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India's Inspiring Leap: Pioneering the Global Circular Value Chain


Energy Review, Vol 5. Issue 04. 2023

In the bustling heart of India's booming economy, a quiet revolution is taking shape. As the world grapples with an ever-growing demand for resources, a new paradigm is emerging, the circular economy. India, with its vast population and burgeoning middle class, finds itself at a crucial crossroads – poised to either perpetuate the global "take-make-dispose" culture or lead the charge in adopting a more sustainable, regenerative approach. Through bold policy initiatives, strategic international collaborations, and cutting-edge technological advancements, the nation is carving a path towards integrating itself into the Global Circular Value Chains (GCVCs). India's vibrant Micro, Small, and Medium Enterprises (MSMEs) sector, which holds the potential to drive a powerful, transformative change from the grassroots to the global stage, serves as the key to unlocking this green future.. India's remarkable story is a testament to the power of circular economy principles in transforming nations and paving the way for a greener, more equitable tomorrow. Global circular value chains (GCVCs) refer to the closed-loop approach to interconnected systems of production, consumption, and recycling that prioritise sustainability and resource efficiency. They aim to minimise waste and environmental impact by maximising the reuse, repair, remanufacturing, and recycling of products and materials across global supply chains.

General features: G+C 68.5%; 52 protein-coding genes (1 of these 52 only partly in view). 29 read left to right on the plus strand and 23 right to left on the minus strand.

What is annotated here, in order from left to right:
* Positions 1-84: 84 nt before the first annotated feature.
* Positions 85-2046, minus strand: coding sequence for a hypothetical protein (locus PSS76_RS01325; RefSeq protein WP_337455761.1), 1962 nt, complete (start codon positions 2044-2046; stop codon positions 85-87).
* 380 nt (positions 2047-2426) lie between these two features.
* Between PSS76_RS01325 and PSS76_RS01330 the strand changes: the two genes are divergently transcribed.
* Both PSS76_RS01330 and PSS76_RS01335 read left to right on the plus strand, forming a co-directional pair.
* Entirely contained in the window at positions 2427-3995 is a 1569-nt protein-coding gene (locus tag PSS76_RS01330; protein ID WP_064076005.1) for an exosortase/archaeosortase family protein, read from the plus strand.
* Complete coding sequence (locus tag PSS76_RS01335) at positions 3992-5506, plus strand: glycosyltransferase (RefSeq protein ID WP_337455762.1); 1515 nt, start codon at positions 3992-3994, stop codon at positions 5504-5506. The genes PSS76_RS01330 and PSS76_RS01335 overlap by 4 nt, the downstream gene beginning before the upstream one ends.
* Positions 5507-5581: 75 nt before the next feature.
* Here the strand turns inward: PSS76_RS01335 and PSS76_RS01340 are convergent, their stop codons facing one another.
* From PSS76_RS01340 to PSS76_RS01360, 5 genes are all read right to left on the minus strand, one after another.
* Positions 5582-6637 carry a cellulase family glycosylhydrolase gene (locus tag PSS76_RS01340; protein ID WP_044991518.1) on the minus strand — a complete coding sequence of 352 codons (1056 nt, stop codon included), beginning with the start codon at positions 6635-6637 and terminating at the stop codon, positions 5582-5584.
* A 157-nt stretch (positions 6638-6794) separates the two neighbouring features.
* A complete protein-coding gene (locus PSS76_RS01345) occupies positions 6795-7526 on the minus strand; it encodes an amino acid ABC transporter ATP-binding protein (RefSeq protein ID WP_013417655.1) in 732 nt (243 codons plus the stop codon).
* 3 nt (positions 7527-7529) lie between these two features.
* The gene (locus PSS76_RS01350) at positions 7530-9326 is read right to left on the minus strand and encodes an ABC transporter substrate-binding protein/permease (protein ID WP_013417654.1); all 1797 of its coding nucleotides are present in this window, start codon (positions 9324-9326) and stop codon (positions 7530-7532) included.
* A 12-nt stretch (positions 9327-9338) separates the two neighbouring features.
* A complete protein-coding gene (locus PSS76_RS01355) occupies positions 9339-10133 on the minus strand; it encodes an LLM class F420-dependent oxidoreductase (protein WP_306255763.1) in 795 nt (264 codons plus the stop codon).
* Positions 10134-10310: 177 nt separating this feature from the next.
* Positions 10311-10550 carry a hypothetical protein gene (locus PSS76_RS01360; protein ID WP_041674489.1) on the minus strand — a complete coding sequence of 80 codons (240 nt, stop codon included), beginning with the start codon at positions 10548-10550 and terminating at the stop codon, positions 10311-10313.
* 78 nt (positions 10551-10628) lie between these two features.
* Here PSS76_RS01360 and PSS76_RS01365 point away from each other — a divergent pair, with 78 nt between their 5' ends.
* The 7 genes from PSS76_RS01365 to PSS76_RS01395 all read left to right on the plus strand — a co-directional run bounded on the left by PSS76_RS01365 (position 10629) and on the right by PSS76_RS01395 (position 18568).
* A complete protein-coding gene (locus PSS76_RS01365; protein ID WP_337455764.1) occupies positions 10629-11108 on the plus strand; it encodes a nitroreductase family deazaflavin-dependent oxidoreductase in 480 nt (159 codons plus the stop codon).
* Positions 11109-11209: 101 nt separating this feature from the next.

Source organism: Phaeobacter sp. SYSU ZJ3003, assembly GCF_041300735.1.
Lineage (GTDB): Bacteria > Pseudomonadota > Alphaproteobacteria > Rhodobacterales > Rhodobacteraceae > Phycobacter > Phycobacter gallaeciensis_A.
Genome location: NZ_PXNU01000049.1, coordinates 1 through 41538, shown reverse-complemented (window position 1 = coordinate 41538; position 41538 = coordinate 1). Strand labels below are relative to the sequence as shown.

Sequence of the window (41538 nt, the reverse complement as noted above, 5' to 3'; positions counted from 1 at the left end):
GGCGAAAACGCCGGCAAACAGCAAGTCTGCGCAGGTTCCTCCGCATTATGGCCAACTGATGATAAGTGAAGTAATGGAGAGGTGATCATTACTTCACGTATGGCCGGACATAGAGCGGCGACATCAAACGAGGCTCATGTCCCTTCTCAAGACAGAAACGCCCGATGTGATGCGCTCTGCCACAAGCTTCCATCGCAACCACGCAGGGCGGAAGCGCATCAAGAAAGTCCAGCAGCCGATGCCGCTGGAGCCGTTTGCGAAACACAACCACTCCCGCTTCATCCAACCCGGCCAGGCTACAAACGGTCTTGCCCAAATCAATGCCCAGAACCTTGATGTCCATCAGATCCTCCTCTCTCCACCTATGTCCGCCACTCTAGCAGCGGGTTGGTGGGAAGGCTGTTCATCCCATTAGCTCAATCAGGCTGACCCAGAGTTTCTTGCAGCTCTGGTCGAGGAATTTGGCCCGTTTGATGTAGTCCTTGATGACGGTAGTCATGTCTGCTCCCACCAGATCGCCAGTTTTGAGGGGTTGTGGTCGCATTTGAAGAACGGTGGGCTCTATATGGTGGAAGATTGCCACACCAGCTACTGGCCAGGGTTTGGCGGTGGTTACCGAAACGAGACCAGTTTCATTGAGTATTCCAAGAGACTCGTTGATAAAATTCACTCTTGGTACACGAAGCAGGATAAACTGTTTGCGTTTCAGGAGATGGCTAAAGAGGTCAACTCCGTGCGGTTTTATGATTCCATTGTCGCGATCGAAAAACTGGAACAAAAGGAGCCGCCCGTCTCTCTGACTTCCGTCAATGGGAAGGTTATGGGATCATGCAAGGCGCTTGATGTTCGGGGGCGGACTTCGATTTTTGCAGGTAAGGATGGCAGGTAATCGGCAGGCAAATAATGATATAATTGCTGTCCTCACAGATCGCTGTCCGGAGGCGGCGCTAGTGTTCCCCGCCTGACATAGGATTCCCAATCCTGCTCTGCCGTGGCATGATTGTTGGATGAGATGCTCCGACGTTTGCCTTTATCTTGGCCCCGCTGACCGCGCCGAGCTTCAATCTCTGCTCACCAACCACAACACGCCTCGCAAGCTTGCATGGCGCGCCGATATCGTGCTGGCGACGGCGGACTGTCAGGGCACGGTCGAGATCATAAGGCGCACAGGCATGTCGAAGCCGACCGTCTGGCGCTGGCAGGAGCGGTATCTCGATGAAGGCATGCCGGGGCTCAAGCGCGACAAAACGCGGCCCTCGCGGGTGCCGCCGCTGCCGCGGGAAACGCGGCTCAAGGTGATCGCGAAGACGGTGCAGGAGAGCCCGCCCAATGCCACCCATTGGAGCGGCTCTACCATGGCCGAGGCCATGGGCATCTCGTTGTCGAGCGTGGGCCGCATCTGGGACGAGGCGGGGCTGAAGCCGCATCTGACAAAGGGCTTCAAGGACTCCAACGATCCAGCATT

GCVCs make it more attractive for developing economies to diversify from the production of primary products, to manufacturing and services. Conventionally, economies had to produce a fully manufactured product in order to export it. In a GCVC, an economy can instead specialise in one (or more) fields where it has a competitive advantage. As an example, the emergence of GCVCs has made it possible for China to add the exports of high tech goods to its portfolio, rather than solely relying on their role as an assembly provider.

Ultimately, however, for any circular economy model to be efficient, it is necessary to rethink our understanding of value chains to analyse how governments, private companies and academia can facilitate this change to advance sustainability and generate competitive commercial value. The economic growth of a nation must shift the focus from consumerism and throw-away culture towards the use of renewable resources.